Henrietta Szold’s Children
On a late afternoon in February 1943, hundreds of Jewish children, refugees from Siberian slave labor sites who had been stranded in Tehran, arrived by train at the Atlit detention camp after a cruel journey to freedom. Henrietta Szold was there to meet them and to assure herself that they were safely in Palestine. However, she had been warned that the children’s appearances were shocking. In Summoned to Jerusalem: The Life of Henrietta Szold, biographer Joan Dash portrayed them as “bone thin, undersized with scars and sores from having lived like animals in the Russian forest.” What Szold wasn’t prepared for was their emotionless expressions. As Dash related, they were faces in which Szold “could find no trace of childhood—no mischief, no laughter, only cold, staring suspicion.”
It was a rescue that couldn’t have happened without the determination of the strongminded founder of Hadassah. A rescue that wouldn’t have occurred if, Szold later wrote in one of the many letters she penned in her lifetime to friends and family, “the dark war-forebodings in Europe” had not summoned her back to Jerusalem from the United States. This year, the 75th anniversary of Szold’s death, affords the opportunity to celebrate this woman’s accomplishments, including the rescue of these children as part of her work with Youth Aliyah and, of course, the founding of Hadassah and its hospitals.
Fourteen years earlier, in 1929, Szold, then 70, was working exhausting 15-hour days as a member of the Palestine Zionist Executive, the Jewish Agency Executive and the Vaad Leumi, the political community of Jewish Palestine. With these positions, she directed the health and educational development of the community. But she was weary of her tasks and missed America. Was it time, she had pondered, to sit in Papa’s old rocking chair on the porch of her sister Bertha’s farm in Baltimore and write her memoirs? Ultimately, she did return to America, but what was meant to be a permanent stay did not turn out that way.
“I determined to…return to America for my remaining years, to be coddled by my sisters,” Szold, the eldest of eight daughters, wrote in another letter. “Hitler disposed otherwise.” She returned to Palestine and eventually took over the daily operations of Youth Aliyah, an organization whose initial purpose was to take Jewish adolescents out of Nazi Germany and bring them to Palestine. Youth Aliyah would prove to be one of Szold’s greatest achievements and challenges.
In the summer of 1942, at the height of World War II, reports reached Szold about 870 Jewish children recently released from Siberian slave labor camps who were languishing in Tehran. Within days, Szold learned that medical resources and food were scarce, and if the children weren’t evacuated quickly, most would die.
With Palestine under the British Mandate, British permission was needed for the children to travel there. Szold negotiated, through two Hadassah colleagues in Washington, D.C., with the British to transfer the children. Finally, in December 1942, Lord Halifax, the British ambassador to the United States, issued travel certificates for them to leave Tehran by ship.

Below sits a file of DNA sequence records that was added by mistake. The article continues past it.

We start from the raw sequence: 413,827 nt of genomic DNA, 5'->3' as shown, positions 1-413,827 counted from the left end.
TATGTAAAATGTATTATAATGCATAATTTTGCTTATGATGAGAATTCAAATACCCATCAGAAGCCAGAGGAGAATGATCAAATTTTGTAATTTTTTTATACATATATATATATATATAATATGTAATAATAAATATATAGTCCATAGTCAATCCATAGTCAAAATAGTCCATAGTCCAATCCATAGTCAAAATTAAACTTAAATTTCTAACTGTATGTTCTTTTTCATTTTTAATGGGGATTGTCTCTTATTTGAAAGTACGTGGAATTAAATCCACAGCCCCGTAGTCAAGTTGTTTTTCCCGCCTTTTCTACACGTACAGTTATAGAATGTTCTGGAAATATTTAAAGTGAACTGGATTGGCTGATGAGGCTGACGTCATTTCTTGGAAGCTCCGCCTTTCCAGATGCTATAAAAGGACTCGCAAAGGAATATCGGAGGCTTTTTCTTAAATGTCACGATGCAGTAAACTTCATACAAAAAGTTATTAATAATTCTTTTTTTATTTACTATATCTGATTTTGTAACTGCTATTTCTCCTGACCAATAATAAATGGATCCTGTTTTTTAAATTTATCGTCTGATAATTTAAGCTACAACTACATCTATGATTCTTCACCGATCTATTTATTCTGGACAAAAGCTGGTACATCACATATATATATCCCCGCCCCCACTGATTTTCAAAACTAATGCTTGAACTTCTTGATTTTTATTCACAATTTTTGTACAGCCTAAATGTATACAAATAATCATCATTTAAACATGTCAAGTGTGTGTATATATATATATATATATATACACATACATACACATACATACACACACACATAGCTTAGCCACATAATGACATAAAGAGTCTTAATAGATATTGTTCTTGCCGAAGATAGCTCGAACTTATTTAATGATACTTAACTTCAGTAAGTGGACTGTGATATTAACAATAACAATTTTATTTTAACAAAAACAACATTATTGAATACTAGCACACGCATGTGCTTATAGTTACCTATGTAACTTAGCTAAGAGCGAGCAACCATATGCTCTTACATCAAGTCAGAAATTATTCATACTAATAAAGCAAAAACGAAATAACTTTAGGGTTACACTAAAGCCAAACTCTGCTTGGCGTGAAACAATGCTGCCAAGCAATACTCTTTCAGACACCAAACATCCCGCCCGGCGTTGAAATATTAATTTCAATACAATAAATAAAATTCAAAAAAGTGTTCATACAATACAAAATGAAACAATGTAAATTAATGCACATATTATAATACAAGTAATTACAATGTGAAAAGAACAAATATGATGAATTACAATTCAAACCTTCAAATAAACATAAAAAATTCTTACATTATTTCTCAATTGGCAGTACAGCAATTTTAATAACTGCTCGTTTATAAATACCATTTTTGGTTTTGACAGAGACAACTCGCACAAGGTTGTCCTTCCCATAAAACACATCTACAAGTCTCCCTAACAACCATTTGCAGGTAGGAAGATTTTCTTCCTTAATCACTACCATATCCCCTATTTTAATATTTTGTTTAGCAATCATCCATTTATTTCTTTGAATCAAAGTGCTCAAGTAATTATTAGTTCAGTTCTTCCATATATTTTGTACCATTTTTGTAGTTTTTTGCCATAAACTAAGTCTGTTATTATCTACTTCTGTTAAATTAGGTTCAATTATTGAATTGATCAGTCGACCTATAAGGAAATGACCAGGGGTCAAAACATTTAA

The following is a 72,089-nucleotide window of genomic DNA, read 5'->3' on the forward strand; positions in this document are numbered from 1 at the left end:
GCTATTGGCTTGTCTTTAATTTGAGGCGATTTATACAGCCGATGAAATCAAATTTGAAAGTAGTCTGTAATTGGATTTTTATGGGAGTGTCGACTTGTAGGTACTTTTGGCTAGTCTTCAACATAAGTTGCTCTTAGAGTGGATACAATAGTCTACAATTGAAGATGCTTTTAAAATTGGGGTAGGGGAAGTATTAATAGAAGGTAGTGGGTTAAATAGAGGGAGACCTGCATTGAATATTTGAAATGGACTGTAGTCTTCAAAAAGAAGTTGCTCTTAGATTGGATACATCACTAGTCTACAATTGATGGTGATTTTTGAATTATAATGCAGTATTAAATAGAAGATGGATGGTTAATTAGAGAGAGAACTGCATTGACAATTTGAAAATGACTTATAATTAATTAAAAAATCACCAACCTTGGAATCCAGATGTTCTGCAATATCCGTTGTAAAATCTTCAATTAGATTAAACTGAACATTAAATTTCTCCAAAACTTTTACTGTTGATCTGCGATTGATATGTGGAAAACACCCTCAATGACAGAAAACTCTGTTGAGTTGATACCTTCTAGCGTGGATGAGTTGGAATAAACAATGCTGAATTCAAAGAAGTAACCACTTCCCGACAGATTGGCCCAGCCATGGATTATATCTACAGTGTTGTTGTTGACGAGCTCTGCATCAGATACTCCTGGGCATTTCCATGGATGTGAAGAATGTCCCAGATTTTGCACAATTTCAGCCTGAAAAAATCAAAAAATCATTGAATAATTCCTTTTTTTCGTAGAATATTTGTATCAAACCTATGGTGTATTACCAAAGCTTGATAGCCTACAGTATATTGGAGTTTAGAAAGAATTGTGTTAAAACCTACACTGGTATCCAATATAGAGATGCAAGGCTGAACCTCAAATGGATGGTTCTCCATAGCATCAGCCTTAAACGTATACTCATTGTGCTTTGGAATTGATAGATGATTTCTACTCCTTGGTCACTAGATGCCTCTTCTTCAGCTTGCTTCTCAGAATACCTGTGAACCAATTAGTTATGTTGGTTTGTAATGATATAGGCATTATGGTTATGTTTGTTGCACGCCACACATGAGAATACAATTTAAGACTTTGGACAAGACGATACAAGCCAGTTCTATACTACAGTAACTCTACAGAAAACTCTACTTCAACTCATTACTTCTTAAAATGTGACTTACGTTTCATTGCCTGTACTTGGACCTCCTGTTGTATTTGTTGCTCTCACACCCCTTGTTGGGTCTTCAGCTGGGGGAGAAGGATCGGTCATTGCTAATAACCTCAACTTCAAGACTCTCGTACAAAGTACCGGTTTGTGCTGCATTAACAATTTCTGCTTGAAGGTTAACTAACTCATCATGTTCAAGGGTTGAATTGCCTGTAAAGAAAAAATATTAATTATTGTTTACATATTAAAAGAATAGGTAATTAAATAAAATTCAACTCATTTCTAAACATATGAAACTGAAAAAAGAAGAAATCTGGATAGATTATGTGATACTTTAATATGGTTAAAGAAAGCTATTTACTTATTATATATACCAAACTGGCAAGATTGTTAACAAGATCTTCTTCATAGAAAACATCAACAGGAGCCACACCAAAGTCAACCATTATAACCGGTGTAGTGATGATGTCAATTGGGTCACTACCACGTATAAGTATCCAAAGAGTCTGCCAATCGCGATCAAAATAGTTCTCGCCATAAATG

The children departed from Iran in January, completing the final leg of their journey by train northward from Port Said, Egypt. On February 18, 1943, 750 children disembarked—another 120 arrived in August—and Szold, wearing a dark hat and thick coat to shield her frail body from the cold, was waiting for them.
By June, after personally interviewing each child, Szold was satisfied with the children’s progress toward normalcy. “What pleases me most is that they are beginning to frolic, to be children,” she wrote in one of her letters collected in Alexandra Levin’s book Henrietta Szold and Youth Aliyah. “They will [now] snatch back a little of the heritage of youth that Hitler’s war robbed them of.”
During the months that followed their arrival in Palestine, many of the children were adopted by foster parents or reunited with family members. Five years later, 35 of the Tehran children lost their lives fighting in Israel’s 1948 War of Independence.
By late 1944, ill and fatigued, Szold was admitted to Hadassah Hospital on Mount Scopus—the healing center she had worked so hard to build—where she continued to work from her room. Although her health improved and she was released from the facility, she developed pneumonia and returned to
the hospital, where she died on February 13, 1945, at the age of 84.
Late in life, Joan Dash wrote, Szold confessed that her greatest tragedy was never marrying or having children, and that she “should have had children—many children.”
But when her white-shrouded body was gently set beside the grave as a snowy chill settled over the Mount of Olives, with a procession numbering in the thousands, a crowd of children gathered around. Fittingly, one of the Tehran children Szold had helped rescue, 15-year-old Simon Kresz, said the Mourner’s Kaddish, in the spirit of a grateful son.
Randy Grigsby is the author of A Train to Palestine: The Tehran Children, Anders’ Army and their Escape from Stalin’s Siberia, 1939–1943 (Vallentine Mitchell).